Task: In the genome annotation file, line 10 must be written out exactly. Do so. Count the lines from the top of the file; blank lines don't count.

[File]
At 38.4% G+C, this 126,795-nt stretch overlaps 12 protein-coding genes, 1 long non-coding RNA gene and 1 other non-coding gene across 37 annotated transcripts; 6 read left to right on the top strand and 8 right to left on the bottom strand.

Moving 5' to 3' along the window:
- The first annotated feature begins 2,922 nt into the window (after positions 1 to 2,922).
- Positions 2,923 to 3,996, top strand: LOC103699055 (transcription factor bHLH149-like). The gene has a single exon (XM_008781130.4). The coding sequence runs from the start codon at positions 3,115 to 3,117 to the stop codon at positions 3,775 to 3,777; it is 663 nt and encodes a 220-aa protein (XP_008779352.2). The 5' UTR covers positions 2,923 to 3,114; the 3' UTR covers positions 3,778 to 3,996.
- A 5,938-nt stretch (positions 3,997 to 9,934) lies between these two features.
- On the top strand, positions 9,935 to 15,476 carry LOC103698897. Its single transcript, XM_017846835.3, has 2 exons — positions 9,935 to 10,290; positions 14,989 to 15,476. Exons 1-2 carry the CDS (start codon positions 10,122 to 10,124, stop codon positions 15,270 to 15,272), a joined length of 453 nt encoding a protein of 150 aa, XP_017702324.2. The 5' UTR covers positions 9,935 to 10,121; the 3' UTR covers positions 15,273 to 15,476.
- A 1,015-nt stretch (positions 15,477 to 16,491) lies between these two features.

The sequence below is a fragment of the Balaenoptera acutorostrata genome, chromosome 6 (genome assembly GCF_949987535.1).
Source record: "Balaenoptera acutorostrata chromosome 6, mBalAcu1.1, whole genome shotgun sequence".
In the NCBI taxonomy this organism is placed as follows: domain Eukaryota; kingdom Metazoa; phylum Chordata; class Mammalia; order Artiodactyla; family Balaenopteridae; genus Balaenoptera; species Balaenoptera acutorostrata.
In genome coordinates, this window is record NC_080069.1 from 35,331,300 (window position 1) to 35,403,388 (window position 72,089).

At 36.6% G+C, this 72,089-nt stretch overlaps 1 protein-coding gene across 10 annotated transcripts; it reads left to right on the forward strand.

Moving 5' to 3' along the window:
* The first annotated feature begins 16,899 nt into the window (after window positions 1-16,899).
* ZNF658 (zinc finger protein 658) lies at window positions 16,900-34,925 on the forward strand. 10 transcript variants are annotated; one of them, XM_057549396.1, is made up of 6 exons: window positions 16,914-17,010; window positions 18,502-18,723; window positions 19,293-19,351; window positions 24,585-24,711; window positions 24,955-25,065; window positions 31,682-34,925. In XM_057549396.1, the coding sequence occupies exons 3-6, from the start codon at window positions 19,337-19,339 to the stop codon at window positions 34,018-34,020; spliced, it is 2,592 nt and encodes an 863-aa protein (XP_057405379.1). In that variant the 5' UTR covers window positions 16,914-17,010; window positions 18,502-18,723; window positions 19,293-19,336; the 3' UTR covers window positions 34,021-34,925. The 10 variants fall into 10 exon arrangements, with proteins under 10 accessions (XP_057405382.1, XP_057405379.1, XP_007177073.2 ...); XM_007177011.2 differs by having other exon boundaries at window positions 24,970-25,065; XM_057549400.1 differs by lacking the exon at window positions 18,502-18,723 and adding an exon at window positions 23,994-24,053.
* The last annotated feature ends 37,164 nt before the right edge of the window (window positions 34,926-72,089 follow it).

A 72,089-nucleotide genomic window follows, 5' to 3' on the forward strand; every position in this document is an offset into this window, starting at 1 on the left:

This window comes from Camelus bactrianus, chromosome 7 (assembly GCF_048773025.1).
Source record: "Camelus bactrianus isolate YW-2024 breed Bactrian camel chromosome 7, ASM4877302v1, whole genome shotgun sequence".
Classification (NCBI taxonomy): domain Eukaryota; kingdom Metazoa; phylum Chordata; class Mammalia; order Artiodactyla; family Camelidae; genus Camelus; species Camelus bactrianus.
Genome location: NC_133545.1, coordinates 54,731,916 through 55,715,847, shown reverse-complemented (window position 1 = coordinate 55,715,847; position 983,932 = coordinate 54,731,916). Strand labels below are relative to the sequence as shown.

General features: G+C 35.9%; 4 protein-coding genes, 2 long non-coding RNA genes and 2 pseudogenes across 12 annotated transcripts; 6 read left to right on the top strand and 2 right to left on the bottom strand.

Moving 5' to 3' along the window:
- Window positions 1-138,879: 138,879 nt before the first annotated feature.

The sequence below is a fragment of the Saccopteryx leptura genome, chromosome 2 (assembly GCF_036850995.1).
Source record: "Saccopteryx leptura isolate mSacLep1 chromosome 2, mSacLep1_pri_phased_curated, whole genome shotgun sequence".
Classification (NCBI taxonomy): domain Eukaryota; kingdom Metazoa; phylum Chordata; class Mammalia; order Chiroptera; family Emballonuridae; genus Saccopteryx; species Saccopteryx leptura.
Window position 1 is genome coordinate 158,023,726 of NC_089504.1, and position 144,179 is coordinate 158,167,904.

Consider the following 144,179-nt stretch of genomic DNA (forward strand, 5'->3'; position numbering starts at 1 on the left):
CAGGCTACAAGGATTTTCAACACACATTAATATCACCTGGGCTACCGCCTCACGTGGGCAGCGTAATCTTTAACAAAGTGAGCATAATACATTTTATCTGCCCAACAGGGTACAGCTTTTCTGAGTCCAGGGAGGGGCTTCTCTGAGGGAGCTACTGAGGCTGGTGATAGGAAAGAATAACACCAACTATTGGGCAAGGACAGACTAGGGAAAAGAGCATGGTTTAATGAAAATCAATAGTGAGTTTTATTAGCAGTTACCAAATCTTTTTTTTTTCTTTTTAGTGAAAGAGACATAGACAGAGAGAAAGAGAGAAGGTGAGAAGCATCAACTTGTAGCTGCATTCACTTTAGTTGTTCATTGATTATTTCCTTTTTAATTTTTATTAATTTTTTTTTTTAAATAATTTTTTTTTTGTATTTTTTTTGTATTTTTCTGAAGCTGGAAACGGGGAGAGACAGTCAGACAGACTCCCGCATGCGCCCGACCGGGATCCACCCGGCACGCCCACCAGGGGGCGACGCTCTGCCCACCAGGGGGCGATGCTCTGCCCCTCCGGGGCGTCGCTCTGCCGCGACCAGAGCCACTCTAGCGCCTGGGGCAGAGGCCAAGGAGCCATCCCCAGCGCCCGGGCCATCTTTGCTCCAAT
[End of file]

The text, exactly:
In the NCBI taxonomy this organism is placed as follows: domain Eukaryota; kingdom Metazoa; phylum Chordata; class Mammalia; order Artiodactyla; family Balaenopteridae; genus Balaenoptera; species Balaenoptera acutorostrata.